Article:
There's a few blogs that will list blog posts that the author has read that week - or day. One thing I find lacking from these is what the author took from these posts, did they learn anything new, what things will they do differently, why should I bother going to read the post, what might I get out of it ?
So I thought I'd try and do just that with posts I've read this week - and maybe turn this into a regular series. But as I was doing this I wondered what a newbie to testing might make of these posts and how they could end up very confused...
Imagine you're a newbie to testing, maybe you've read a book on the basics, had a surf around Wikipedia and you have the idea that there are test strategies, plans, scripts, test cycles and defects.
Determined to get better you start surfing The Interwebz and start reading the blogs....
First thing you might find out is that The Test Plan Is Dead ( poor old test plans, not long ago there was the 10 Minute Test Plan now they are pushing up the daisies )
Reading that post, the noob tester finds out about Confidence Maps, this seems exciting stuff, he should go and start implementing some of this !!!
Not so fast, another blog post appears which talks about The Confidence Game and making confidence the mission of your testing is a mistake !!
( and that NOT giving your opinion is the hardest testing skill to master. Noob tester makes note to start practicing NOT giving his opinion, seems simple as his test manager seems to ignore him anyway apart from asking how many scripts he has written/run )
Luckily for the noob tester the testing mission is for his test managers to work out, he can concentrate on doing his testing and reporting his bugs.
Or not. He finds out he's not using Hexawise or doing combinatorial testing which means he's at least only half as productive as he could be.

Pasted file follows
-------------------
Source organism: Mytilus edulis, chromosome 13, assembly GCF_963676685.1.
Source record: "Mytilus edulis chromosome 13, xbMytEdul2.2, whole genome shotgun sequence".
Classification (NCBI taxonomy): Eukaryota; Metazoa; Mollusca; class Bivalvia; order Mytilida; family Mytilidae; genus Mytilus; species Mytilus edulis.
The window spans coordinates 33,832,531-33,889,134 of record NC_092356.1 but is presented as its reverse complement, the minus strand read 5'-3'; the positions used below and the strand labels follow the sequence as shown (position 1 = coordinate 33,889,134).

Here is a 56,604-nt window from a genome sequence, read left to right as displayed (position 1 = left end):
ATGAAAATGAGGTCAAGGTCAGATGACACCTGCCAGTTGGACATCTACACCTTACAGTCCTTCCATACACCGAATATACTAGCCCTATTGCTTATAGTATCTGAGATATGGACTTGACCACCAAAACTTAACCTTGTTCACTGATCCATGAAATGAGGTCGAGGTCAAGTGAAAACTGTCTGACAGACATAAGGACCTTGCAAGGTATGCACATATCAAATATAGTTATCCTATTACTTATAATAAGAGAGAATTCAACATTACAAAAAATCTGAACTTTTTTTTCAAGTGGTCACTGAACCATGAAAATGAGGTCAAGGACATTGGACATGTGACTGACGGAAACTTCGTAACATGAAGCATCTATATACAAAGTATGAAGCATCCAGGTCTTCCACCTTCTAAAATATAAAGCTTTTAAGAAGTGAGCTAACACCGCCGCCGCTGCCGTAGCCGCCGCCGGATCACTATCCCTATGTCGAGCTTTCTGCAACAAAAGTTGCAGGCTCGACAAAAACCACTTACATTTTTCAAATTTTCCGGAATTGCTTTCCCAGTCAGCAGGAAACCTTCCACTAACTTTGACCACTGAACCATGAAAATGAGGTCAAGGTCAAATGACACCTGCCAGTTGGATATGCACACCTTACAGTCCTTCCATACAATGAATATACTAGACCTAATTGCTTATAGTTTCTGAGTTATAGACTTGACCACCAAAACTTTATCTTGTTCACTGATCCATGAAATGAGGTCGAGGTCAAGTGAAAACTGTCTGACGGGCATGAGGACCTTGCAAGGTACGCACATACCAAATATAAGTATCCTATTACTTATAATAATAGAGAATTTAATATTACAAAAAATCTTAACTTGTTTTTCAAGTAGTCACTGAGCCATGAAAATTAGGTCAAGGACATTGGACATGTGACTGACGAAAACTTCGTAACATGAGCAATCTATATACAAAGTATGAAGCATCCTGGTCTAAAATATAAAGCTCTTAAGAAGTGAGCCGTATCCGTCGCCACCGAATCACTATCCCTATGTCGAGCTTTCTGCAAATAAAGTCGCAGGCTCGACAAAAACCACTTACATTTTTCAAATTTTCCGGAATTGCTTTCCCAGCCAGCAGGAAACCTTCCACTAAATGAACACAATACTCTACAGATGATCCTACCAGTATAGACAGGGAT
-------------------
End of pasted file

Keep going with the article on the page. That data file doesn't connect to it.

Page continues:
He hangs his head in shame.
And his scripts never mention running a Shoe Test, maybe that's a special input that Hexawise has, Shoe/Sock/Barefoot ?
He makes a note to make sure he wears fresh socks every day and to wear his best shoes in case he ever has to run this test.
The test lifecycle he is following also has no mention or distinction of when and how much creative and critical thinking to do. No worries, he's now learned his lesson and will make sure to include this ( once John Stevenson has detailed what the Best Practice for this is and precisely how much of each to do in each phase ) in his next Test Plan.
Damn, forgot that Test Plans were dead.
Ah well, stick to logging bugs - oh noes his defect tracker does not have an "unclassified" field for the severity, should he ask his manager to add one ?
Undaunted, the valiant noob tester decides to work on his skills ( other ones besides the 'not giving his opinion one' already noted )
But which ones ?
Technical skills of course otherwise he'll end up as dead as the Test Plan - but taking care to find a balance as Manual testers rock and are the heart and soul of testing.
So to balance the technical web testing course he's signed up for, maybe some sociology, along with some whisky, cigars and a history lesson in using soft skills with Hiram Ulysses Grant, US Civil War General
After all this the noob tester still considers himself lucky - what about his colleague doing UAT ?
Seems that UAT is the hardest testing to do